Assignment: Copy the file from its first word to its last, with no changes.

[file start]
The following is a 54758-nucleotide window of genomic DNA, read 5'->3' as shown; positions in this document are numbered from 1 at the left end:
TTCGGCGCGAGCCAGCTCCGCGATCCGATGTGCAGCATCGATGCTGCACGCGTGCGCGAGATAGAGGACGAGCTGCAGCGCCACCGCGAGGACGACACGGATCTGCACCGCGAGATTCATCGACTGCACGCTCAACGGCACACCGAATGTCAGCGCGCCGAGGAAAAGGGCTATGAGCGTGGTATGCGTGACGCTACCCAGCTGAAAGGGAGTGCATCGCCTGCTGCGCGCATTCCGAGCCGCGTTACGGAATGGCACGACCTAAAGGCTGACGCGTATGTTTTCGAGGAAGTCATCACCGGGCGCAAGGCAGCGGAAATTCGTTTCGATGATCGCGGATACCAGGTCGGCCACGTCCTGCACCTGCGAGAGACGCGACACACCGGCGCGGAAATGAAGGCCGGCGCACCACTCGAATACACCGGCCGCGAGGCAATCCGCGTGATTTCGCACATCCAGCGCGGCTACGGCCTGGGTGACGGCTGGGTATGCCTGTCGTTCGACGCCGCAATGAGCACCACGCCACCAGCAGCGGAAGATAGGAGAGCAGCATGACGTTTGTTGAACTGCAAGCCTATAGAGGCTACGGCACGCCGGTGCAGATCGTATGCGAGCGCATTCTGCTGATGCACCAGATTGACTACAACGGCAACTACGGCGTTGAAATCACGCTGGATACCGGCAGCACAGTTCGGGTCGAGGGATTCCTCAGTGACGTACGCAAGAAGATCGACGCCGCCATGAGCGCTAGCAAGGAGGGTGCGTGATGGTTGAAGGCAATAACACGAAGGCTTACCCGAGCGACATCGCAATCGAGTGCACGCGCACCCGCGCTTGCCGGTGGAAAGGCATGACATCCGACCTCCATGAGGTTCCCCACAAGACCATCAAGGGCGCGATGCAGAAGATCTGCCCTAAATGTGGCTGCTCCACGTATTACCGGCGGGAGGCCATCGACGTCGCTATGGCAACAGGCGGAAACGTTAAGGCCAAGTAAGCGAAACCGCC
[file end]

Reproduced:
The following is a 54758-nucleotide window of genomic DNA, read 5'->3' as shown; positions in this document are numbered from 1 at the left end:
TTCGGCGCGAGCCAGCTCCGCGATCCGATGTGCAGCATCGATGCTGCACGCGTGCGCGAGATAGAGGACGAGCTGCAGCGCCACCGCGAGGACGACACGGATCTGCACCGCGAGATTCATCGACTGCACGCTCAACGGCACACCGAATGTCAGCGCGCCGAGGAAAAGGGCTATGAGCGTGGTATGCGTGACGCTACCCAGCTGAAAGGGAGTGCATCGCCTGCTGCGCGCATTCCGAGCCGCGTTACGGAATGGCACGACCTAAAGGCTGACGCGTATGTTTTCGAGGAAGTCATCACCGGGCGCAAGGCAGCGGAAATTCGTTTCGATGATCGCGGATACCAGGTCGGCCACGTCCTGCACCTGCGAGAGACGCGACACACCGGCGCGGAAATGAAGGCCGGCGCACCACTCGAATACACCGGCCGCGAGGCAATCCGCGTGATTTCGCACATCCAGCGCGGCTACGGCCTGGGTGACGGCTGGGTATGCCTGTCGTTCGACGCCGCAATGAGCACCACGCCACCAGCAGCGGAAGATAGGAGAGCAGCATGACGTTTGTTGAACTGCAAGCCTATAGAGGCTACGGCACGCCGGTGCAGATCGTATGCGAGCGCATTCTGCTGATGCACCAGATTGACTACAACGGCAACTACGGCGTTGAAATCACGCTGGATACCGGCAGCACAGTTCGGGTCGAGGGATTCCTCAGTGACGTACGCAAGAAGATCGACGCCGCCATGAGCGCTAGCAAGGAGGGTGCGTGATGGTTGAAGGCAATAACACGAAGGCTTACCCGAGCGACATCGCAATCGAGTGCACGCGCACCCGCGCTTGCCGGTGGAAAGGCATGACATCCGACCTCCATGAGGTTCCCCACAAGACCATCAAGGGCGCGATGCAGAAGATCTGCCCTAAATGTGGCTGCTCCACGTATTACCGGCGGGAGGCCATCGACGTCGCTATGGCAACAGGCGGAAACGTTAAGGCCAAGTAAGCGAAACCGCC